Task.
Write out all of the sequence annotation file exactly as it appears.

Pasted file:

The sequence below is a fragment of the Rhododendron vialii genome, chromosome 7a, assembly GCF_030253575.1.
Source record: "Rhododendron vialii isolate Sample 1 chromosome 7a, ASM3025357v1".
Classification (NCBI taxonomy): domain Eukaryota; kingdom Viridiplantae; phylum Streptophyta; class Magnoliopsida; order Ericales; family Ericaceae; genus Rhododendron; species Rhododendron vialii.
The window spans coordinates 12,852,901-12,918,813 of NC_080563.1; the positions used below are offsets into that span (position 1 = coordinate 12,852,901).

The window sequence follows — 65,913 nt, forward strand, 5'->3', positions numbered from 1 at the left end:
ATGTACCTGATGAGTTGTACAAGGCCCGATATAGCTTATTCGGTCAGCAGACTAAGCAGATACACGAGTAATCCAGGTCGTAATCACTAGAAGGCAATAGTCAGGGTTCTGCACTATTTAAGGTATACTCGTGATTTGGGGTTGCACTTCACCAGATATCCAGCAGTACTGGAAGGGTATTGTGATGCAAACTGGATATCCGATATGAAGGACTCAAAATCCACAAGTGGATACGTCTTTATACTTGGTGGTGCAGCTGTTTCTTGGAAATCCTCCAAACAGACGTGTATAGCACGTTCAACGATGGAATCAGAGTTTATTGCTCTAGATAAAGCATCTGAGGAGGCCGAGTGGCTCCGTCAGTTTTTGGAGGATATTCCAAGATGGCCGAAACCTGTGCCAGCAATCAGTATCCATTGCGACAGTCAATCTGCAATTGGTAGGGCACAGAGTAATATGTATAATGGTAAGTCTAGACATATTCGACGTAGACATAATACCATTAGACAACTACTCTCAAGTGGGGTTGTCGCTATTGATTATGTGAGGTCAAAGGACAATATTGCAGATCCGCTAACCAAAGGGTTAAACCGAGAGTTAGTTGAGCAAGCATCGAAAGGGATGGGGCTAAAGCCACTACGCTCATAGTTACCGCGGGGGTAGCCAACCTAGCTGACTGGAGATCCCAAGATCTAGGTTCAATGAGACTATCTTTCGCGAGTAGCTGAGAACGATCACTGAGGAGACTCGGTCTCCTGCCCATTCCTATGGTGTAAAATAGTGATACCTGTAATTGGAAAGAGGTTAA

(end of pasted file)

The sequence below is a fragment of the Rhododendron vialii genome, chromosome 7a, assembly GCF_030253575.1.
Source record: "Rhododendron vialii isolate Sample 1 chromosome 7a, ASM3025357v1".
Classification (NCBI taxonomy): domain Eukaryota; kingdom Viridiplantae; phylum Streptophyta; class Magnoliopsida; order Ericales; family Ericaceae; genus Rhododendron; species Rhododendron vialii.
The window spans coordinates 12,852,901-12,918,813 of NC_080563.1; the positions used below are offsets into that span (position 1 = coordinate 12,852,901).

The window sequence follows — 65,913 nt, forward strand, 5'->3', positions numbered from 1 at the left end:
ATGTACCTGATGAGTTGTACAAGGCCCGATATAGCTTATTCGGTCAGCAGACTAAGCAGATACACGAGTAATCCAGGTCGTAATCACTAGAAGGCAATAGTCAGGGTTCTGCACTATTTAAGGTATACTCGTGATTTGGGGTTGCACTTCACCAGATATCCAGCAGTACTGGAAGGGTATTGTGATGCAAACTGGATATCCGATATGAAGGACTCAAAATCCACAAGTGGATACGTCTTTATACTTGGTGGTGCAGCTGTTTCTTGGAAATCCTCCAAACAGACGTGTATAGCACGTTCAACGATGGAATCAGAGTTTATTGCTCTAGATAAAGCATCTGAGGAGGCCGAGTGGCTCCGTCAGTTTTTGGAGGATATTCCAAGATGGCCGAAACCTGTGCCAGCAATCAGTATCCATTGCGACAGTCAATCTGCAATTGGTAGGGCACAGAGTAATATGTATAATGGTAAGTCTAGACATATTCGACGTAGACATAATACCATTAGACAACTACTCTCAAGTGGGGTTGTCGCTATTGATTATGTGAGGTCAAAGGACAATATTGCAGATCCGCTAACCAAAGGGTTAAACCGAGAGTTAGTTGAGCAAGCATCGAAAGGGATGGGGCTAAAGCCACTACGCTCATAGTTACCGCGGGGGTAGCCAACCTAGCTGACTGGAGATCCCAAGATCTAGGTTCAATGAGACTATCTTTCGCGAGTAGCTGAGAACGATCACTGAGGAGACTCGGTCTCCTGCCCATTCCTATGGTGTAAAATAGTGATACCTGTAATTGGAAAGAGGTTAA